Bad Boss #5: The High Flying Kangaroo
Qantas celebrated its 85th anniversary as Australia's premier airline by threatening to move 3000 maintenance jobs overseas. Aussie workers are just too well paid, according to chief exec Geoff Dixon, and need to cut their entitlements to compete. No word on whether this would also apply to Geoff's $3 million a year.
Bad Boss #4: The Bank of the 70s
Yep, there are some bad bosses out there. But just like the Your Rights at Work campaign, the bad bosses show people why we need unions. This happened when a campaign by the Finance Sector Union resulted in a $750,000 fine for the Commonwealth Bank. The Federal Court compared its underhand plot to force workers onto individual contracts to "the tax avoidance schemes of the 1970s". It was shifting workers out of the enterprise agreements and onto individual contracts at subsidiary CommSec. These contracts allowed the bank to pay up to 30 per cent less for doing exactly the same job.
Bad Boss #3: Victorian Principles
Plastics manufacturer Kemalex's Managing Director Richard Colebatch is a firm believer in a meaner, leaner workforce. This ideological crusader went public with his gripes about his predominantly female staff, who took issue with his plan to make them 'independent contractors' with no entitlements to things such as penalties, sick leave, annual leave, superannuation, et cetera. Colebatch refused to negotiate with the striking workers and closed down his Melbourne factory, saying the women had lost their physical edge on the picket line. "You've got to understand, they were all sitting on their arses for ten weeks with nothing to do. They all put on 5kg when they came back to work on these machines they weren't work hardened."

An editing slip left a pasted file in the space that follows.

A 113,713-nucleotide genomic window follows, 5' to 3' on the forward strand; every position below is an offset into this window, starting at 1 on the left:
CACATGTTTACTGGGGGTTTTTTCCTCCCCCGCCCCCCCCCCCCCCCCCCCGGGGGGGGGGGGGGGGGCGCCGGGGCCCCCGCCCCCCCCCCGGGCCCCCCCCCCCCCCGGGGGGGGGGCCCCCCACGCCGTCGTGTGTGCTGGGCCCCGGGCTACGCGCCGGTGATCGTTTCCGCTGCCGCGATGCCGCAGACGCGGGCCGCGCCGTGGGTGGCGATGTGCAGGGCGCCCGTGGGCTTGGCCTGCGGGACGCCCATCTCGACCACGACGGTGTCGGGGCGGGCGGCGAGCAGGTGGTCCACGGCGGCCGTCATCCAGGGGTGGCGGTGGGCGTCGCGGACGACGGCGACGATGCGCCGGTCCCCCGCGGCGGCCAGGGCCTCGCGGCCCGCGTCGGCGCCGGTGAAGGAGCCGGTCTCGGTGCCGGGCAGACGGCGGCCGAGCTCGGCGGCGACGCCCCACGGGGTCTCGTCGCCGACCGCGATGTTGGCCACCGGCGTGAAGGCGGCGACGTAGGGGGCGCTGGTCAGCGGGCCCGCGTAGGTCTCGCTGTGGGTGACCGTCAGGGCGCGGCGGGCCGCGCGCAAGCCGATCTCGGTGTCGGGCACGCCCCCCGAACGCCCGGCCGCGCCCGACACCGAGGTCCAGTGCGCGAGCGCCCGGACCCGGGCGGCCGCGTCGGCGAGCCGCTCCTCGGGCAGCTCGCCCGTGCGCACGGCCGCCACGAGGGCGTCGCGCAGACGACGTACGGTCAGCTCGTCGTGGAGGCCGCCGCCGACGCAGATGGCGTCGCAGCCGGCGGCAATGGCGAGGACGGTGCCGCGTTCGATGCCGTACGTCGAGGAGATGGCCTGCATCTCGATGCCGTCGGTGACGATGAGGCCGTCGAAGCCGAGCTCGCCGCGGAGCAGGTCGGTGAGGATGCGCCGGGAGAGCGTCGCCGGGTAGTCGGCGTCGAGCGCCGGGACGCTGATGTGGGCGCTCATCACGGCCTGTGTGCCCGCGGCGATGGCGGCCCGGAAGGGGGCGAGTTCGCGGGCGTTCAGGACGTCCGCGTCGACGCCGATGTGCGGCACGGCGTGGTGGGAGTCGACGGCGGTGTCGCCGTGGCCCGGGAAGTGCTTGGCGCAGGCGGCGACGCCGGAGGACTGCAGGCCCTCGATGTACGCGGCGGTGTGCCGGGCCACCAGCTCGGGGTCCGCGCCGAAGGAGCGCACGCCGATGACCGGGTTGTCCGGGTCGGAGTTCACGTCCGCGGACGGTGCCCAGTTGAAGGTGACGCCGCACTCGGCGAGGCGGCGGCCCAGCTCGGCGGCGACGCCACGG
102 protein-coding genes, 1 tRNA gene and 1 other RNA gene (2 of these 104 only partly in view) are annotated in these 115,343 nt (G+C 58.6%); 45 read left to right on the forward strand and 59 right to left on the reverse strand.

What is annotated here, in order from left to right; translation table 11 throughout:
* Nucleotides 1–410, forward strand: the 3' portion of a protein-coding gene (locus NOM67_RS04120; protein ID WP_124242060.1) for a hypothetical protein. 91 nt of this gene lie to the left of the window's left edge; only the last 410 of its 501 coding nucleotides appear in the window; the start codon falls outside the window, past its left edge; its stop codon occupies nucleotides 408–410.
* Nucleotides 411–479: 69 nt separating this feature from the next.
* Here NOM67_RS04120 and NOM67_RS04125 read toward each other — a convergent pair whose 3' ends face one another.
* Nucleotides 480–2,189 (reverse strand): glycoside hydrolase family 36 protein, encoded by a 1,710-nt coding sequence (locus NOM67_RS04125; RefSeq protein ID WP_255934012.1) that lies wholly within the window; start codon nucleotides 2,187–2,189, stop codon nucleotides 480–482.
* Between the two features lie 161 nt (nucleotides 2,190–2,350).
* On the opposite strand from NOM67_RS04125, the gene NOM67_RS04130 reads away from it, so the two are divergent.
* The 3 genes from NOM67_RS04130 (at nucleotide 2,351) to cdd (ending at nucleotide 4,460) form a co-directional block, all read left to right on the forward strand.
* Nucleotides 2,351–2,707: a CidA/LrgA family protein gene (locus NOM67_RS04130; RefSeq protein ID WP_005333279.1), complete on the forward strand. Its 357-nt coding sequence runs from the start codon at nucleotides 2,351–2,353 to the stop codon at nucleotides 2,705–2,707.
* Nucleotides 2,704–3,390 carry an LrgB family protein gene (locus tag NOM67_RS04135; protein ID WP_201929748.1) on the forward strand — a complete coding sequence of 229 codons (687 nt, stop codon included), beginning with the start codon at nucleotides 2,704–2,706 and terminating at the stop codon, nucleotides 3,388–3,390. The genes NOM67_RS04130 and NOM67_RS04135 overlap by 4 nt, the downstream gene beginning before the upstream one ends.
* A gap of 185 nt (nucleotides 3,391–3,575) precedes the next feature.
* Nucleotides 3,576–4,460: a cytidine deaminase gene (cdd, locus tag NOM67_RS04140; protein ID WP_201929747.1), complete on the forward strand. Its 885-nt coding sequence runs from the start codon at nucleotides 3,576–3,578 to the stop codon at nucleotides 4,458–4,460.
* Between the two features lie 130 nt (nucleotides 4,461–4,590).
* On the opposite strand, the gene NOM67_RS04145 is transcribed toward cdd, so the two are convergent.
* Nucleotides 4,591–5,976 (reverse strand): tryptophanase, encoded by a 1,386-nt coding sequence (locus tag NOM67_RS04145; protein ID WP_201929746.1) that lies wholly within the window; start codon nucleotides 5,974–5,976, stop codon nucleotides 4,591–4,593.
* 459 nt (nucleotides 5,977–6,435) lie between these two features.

Bad Boss #2: The Choice Meister
No one could accuse the Reverend Kevin Andrews of not practicing what he dog whistles. Kev's own department blew the lid on his "choice" line by forcing all new employees to sign AWAs. Fifteen Department of Workplace Relations forms for new staff uncovered by the CPSU had 'yes' boxes already ticked next to the words "I acknowledge my commitment to sign an Australian Workplace Agreement".
But Kev isn't at number two just because of this, after all the department is just doing what it is already allowed to. Kev is also here because under his WorkChoices legislation good bosses, the ones who do the right thing, will most likely have to drive their conditions down to compete with the bad bosses. So in the world of bad bosses, Kev, you're right down there with the lowest of them.
Bad Boss #1: Top Guns
Although there were many contenders for this year's award, none flew lower than Boeing which fired missiles on behalf of the feds. Maintenance workers at Boeing in Newcastle have been on strike for more than 200 days while the company refuses, point-blank, to negotiate with them collectively. Recent hearings in the NSW Industrial Relations Commission revealed Boeing couldn't really explain its preference for individual contracts. Still, it has the full backing of the Prime Minister, and that can be important when you're gunning for multi-million defence contracts. John Howard says Boeing is well within its rights to reject workers' right to choose a collective agreement. So, for forcing workers onto the grass for well over half a year for daring to ask for what is supposed to be a core right, Boeing is our grub of the year.